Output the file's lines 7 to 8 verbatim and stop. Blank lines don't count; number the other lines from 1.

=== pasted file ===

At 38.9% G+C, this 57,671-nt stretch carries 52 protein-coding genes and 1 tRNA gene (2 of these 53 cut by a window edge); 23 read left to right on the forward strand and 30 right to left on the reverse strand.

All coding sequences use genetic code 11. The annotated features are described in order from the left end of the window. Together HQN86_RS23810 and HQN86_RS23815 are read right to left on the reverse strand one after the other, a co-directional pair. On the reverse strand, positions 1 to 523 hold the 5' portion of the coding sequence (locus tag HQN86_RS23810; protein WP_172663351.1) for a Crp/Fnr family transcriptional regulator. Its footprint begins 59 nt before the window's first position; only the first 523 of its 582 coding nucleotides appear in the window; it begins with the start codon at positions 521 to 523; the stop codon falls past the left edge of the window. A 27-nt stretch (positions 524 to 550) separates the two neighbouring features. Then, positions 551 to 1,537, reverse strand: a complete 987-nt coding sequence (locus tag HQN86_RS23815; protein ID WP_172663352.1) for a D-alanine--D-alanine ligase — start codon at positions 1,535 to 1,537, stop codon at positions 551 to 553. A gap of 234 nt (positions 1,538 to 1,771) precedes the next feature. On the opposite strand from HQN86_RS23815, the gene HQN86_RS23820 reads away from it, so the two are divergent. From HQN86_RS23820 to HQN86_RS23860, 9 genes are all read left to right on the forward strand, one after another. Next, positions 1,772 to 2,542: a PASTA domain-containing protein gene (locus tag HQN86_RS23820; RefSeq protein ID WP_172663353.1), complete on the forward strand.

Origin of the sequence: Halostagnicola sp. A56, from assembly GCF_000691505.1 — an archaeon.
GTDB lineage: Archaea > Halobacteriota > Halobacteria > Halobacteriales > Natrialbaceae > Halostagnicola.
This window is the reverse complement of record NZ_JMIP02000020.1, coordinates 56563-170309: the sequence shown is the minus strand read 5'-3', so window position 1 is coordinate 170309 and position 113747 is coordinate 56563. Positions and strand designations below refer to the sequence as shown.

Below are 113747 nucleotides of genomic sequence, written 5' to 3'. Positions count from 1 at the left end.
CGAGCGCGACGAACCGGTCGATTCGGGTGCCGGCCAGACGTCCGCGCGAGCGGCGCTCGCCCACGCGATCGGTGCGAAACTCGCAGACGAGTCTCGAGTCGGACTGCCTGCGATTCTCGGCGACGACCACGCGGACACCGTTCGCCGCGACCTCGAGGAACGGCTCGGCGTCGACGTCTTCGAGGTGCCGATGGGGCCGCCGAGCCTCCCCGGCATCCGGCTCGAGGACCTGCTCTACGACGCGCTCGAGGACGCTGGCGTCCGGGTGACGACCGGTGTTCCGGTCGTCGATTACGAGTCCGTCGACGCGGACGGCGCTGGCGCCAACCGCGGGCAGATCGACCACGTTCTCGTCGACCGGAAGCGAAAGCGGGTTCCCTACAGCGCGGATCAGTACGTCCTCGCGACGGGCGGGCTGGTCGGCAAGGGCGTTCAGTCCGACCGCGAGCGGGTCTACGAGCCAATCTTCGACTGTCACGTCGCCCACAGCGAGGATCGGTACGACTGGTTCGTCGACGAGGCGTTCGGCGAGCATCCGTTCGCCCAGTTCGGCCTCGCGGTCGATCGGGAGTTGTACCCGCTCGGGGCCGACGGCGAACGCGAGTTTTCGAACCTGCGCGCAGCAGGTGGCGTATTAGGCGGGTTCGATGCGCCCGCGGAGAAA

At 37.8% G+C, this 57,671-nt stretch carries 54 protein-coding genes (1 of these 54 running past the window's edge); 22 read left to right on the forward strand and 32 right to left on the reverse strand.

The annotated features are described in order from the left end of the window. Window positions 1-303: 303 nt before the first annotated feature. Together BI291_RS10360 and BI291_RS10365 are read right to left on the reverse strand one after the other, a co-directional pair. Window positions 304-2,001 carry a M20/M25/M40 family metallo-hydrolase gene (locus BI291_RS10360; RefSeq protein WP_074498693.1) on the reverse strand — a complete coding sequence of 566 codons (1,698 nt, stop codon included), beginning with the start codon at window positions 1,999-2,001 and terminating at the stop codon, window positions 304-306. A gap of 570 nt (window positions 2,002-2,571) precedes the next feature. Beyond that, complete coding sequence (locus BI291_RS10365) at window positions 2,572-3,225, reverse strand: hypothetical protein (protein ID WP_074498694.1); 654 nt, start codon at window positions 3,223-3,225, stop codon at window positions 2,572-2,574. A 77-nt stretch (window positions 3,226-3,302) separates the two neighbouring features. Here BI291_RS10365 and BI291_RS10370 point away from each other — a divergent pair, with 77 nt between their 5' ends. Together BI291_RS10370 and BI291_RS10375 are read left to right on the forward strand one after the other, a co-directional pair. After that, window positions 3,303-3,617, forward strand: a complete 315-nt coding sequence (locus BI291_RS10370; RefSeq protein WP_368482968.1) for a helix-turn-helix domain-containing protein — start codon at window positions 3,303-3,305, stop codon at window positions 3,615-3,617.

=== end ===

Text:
CGAGCGCGACGAACCGGTCGATTCGGGTGCCGGCCAGACGTCCGCGCGAGCGGCGCTCGCCCACGCGATCGGTGCGAAACTCGCAGACGAGTCTCGAGTCGGACTGCCTGCGATTCTCGGCGACGACCACGCGGACACCGTTCGCCGCGACCTCGAGGAACGGCTCGGCGTCGACGTCTTCGAGGTGCCGATGGGGCCGCCGAGCCTCCCCGGCATCCGGCTCGAGGACCTGCTCTACGACGCGCTCGAGGACGCTGGCGTCCGGGTGACGACCGGTGTTCCGGTCGTCGATTACGAGTCCGTCGACGCGGACGGCGCTGGCGCCAACCGCGGGCAGATCGACCACGTTCTCGTCGACCGGAAGCGAAAGCGGGTTCCCTACAGCGCGGATCAGTACGTCCTCGCGACGGGCGGGCTGGTCGGCAAGGGCGTTCAGTCCGACCGCGAGCGGGTCTACGAGCCAATCTTCGACTGTCACGTCGCCCACAGCGAGGATCGGTACGACTGGTTCGTCGACGAGGCGTTCGGCGAGCATCCGTTCGCCCAGTTCGGCCTCGCGGTCGATCGGGAGTTGTACCCGCTCGGGGCCGACGGCGAACGCGAGTTTTCGAACCTGCGCGCAGCAGGTGGCGTATTAGGCGGGTTCGATGCGCCCGCGGAGAAA

At 37.8% G+C, this 57,671-nt stretch carries 54 protein-coding genes (1 of these 54 running past the window's edge); 22 read left to right on the forward strand and 32 right to left on the reverse strand.